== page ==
Logistics businesses have been hot since 2014, when the industry caught the attention of the venture capital world. In fact, VC funding in logistics companies has grown at a 76 percent compound annual growth rate over the 5 years to 2019, according to a recent McKinsey study.
While the global pandemic has sent parcel delivery volumes skyrocketing in 2020, are logistics companies still worth starting? Let’s take a look at the real opportunities for logistics startups, and the current challenges.
VC Investment into logistics businesses
Of the different types of logistics businesses, last-mile startups have been the most successful in terms of attracting venture capital funds. Last-mile providers attracted around 40% of the $28 billion invested by VCs into logistics companies since 2015.
‘Last mile’ refers to the last stage of delivery of a product. For example, when a customer orders something online the last mile refers to the leg of the journey when a courier drives the parcel from the distribution hub to the customer’s front door. The last mile is typically the most time-consuming and expensive part of a delivery.
While last-mile startups have received the most attention in recent years, money is still flowing into traditional parcel businesses involved in pickup, sorting, and delivery. In 2017 $1.2 billion of VC funds flowed into new parcel businesses.
In fact, Apex Insight reports that private sector carriers hold a 39% market share by revenue globally (with global integrators holding a 37% market share and postal operators a 24% share). Private delivery companies are still relevant and small startups can benefit from the large pool of experienced drivers who would rather be employed by a business and avoid difficulties such as finding courier insurance for themselves.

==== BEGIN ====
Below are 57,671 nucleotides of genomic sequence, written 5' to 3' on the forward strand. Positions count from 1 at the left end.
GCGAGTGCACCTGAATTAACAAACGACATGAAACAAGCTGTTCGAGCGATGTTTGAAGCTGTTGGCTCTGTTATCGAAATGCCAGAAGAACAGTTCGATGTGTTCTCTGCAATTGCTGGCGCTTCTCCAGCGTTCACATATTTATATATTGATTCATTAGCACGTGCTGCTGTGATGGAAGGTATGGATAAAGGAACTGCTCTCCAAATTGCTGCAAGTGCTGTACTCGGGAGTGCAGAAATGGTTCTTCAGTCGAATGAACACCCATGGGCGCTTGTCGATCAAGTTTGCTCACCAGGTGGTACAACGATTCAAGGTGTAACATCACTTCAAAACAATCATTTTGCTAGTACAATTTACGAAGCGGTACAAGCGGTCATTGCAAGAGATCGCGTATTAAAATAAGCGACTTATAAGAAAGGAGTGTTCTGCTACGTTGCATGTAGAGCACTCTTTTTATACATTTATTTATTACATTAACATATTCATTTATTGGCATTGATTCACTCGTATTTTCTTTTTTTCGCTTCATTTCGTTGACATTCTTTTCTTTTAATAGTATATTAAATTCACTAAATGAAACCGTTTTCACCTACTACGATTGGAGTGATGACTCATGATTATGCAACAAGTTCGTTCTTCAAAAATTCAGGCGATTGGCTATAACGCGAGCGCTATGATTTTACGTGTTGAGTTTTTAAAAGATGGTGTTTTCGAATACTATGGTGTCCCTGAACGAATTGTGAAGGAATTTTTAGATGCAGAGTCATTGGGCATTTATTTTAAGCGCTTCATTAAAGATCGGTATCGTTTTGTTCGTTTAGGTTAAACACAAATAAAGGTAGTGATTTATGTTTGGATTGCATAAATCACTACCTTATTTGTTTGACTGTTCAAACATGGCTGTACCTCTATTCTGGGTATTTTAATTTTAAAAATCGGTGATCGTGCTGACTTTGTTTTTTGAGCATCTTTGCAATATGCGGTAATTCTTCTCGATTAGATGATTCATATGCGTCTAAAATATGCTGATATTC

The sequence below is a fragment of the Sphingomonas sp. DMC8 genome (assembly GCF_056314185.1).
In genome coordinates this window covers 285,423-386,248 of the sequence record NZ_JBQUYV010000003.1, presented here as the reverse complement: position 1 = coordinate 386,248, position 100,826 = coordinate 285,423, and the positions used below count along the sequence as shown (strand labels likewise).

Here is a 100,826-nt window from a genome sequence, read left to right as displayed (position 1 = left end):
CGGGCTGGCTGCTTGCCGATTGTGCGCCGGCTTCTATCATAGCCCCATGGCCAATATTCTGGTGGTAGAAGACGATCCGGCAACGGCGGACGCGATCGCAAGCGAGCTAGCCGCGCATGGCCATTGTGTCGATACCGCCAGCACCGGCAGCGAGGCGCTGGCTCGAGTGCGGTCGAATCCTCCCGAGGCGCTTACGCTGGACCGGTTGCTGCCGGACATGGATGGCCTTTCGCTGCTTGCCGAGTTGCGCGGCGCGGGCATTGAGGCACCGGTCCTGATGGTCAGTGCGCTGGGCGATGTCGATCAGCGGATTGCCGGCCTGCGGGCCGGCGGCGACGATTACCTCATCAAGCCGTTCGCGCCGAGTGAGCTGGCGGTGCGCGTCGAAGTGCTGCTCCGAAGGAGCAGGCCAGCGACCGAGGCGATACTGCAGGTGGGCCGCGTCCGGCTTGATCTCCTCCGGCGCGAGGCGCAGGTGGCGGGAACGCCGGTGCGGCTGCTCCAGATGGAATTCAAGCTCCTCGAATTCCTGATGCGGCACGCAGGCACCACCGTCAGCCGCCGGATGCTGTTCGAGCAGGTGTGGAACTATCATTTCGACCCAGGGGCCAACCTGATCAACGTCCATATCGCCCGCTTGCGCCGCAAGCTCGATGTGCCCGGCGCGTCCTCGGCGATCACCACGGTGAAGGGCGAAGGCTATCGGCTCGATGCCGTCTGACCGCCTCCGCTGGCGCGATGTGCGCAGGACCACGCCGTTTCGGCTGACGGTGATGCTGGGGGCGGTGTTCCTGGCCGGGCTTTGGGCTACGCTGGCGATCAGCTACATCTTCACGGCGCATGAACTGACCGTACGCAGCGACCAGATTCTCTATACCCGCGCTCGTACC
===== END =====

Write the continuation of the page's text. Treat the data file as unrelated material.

But while there is still investment into private parcel businesses, it’s not where the real money is flowing.
Where the biggest bets are being made
Last-mile delivery services that rely specifically on unconventional delivery methods have attracted the most attention in the sphere. According to McKinsey, out of $11.1 billion of VC funding raised by logistics startups supplying last-mile delivery services, $9.9 billion went to companies focused on using unconventional delivery methods such as crowdsourced delivery, drones, autonomous vehicles and parcel lockers.
For example Shenzhen-based Hive Box, which operates more than 150,000 parcel lockers located across China, raised $323 million in a Series B round in January 2018 and currently has more than $700 million in funding in total.
In the past few years, capital has more often than not backed startups with a proven business model through larger funding rounds, rather than new startups. But whether a business is a new startup seeking funds or a maturing startup, what are the biggest challenges these businesses are facing?
In the B2C segment, customer retention has proven to be difficult. Large retail customers are keen negotiators and are willing to switch to another provider for a better deal, so logistics companies reliant on just one or two big clients face significant business risk.
Logistics companies working with large marketplaces like Alibaba and Amazon risk losing volume to in-house delivery services and vertical integration. But there are opportunities for entrepreneurs looking to run a small business. For instance, Amazon’s Delivery Service Partners supports owners as they build and grow successful parcel delivery businesses.
Companies with large fleets of delivery vehicles have the added difficulty of managing these fleets while abiding by increasing environmental regulation. For example, a review of the current Euro 6/VI emission standards framework for cars, vans, lorries and buses just closed 09 November 2020. This consultation will result in new Euro 7 vehicle emission standards that will impact fleet owners, in particular.
The above information does not constitute any form of advice or recommendation by London Loves Business and is not intended to be relied upon by users in making (or refraining from making) any investment decisions. Appropriate independent advice should be obtained before making any such decision.